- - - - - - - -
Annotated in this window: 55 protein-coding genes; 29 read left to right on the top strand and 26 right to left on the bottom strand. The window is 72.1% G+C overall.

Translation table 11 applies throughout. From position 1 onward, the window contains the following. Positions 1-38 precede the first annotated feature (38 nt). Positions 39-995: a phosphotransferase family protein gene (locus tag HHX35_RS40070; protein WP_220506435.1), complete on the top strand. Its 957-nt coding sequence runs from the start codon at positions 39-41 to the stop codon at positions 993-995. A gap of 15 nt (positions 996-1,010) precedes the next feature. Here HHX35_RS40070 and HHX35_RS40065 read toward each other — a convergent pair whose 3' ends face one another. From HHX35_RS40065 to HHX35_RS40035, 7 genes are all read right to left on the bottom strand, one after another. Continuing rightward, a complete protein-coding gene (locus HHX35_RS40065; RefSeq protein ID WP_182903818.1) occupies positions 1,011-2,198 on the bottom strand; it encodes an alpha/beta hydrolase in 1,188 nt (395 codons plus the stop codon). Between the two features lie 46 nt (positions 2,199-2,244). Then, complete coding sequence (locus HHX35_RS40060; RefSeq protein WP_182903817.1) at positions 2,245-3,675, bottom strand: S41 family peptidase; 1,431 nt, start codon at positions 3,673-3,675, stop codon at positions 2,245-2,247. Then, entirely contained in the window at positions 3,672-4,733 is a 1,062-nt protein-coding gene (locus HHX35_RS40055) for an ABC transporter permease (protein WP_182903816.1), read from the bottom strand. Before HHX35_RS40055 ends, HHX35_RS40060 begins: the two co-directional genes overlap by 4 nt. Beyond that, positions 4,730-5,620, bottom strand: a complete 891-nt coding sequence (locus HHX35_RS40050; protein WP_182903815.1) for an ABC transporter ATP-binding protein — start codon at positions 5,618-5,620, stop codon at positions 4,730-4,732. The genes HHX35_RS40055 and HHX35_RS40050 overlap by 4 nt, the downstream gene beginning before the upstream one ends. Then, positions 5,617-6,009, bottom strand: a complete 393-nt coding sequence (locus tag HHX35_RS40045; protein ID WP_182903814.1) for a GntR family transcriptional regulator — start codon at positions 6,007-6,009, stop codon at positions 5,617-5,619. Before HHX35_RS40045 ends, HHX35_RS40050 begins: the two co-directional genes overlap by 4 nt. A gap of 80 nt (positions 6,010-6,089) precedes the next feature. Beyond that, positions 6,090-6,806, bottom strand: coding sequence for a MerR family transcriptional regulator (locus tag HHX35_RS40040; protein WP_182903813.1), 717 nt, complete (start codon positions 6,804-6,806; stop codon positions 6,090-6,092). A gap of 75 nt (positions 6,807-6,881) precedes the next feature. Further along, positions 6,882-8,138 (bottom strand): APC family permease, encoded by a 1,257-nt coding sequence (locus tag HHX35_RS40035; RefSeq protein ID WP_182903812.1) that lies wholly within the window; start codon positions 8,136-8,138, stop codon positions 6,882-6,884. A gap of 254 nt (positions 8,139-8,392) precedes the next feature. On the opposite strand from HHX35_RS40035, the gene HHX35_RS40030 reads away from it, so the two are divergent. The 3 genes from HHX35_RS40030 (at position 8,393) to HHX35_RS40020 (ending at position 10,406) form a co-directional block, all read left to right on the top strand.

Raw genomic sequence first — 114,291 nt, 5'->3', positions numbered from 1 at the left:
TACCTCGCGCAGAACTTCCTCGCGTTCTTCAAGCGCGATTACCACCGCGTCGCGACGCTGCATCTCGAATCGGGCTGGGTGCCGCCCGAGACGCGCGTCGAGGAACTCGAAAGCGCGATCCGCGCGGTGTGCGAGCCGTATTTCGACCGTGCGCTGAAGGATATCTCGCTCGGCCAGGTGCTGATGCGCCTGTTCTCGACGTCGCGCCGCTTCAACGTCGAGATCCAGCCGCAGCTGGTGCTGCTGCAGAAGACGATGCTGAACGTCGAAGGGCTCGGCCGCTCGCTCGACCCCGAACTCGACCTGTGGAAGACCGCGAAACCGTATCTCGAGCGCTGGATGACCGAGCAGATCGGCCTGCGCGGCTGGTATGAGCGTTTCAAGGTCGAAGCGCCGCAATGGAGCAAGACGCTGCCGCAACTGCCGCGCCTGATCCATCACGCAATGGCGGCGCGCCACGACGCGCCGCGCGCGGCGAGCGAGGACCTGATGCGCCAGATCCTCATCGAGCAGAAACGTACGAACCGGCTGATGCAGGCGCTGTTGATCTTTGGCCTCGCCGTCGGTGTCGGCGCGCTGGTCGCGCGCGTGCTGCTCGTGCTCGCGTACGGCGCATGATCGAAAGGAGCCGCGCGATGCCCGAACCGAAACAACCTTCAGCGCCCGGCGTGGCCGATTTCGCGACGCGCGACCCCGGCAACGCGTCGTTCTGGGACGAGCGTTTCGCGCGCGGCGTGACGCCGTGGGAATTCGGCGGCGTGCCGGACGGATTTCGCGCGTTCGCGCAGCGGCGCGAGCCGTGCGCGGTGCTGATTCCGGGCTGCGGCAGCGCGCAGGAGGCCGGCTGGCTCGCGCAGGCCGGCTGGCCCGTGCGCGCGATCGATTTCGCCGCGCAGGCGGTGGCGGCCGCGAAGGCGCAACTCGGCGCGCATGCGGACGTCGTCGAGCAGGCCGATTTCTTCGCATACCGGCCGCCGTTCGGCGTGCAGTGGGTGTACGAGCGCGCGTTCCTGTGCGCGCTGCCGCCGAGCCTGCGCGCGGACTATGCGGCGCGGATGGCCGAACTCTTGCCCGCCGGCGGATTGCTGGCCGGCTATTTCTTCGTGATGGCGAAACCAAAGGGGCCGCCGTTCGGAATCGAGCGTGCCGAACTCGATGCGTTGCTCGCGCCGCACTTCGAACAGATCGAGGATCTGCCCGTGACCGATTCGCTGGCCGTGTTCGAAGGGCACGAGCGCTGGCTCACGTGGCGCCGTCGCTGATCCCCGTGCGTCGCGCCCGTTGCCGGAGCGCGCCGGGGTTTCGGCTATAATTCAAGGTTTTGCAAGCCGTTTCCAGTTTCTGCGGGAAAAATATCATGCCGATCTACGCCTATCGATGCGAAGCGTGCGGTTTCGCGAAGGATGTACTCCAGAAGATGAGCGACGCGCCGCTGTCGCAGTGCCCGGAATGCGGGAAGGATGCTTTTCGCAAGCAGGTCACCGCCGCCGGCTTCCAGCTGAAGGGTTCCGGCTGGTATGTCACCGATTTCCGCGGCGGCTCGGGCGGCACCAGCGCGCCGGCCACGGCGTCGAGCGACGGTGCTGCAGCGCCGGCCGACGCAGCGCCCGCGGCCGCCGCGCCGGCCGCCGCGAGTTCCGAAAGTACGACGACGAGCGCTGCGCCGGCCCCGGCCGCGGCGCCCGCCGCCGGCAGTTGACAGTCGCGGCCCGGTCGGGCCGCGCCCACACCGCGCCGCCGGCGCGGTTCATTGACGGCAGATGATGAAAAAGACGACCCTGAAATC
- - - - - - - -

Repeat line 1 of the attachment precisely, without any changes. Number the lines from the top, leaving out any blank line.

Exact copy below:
Annotated in this window: 55 protein-coding genes; 29 read left to right on the top strand and 26 right to left on the bottom strand. The window is 72.1% G+C overall.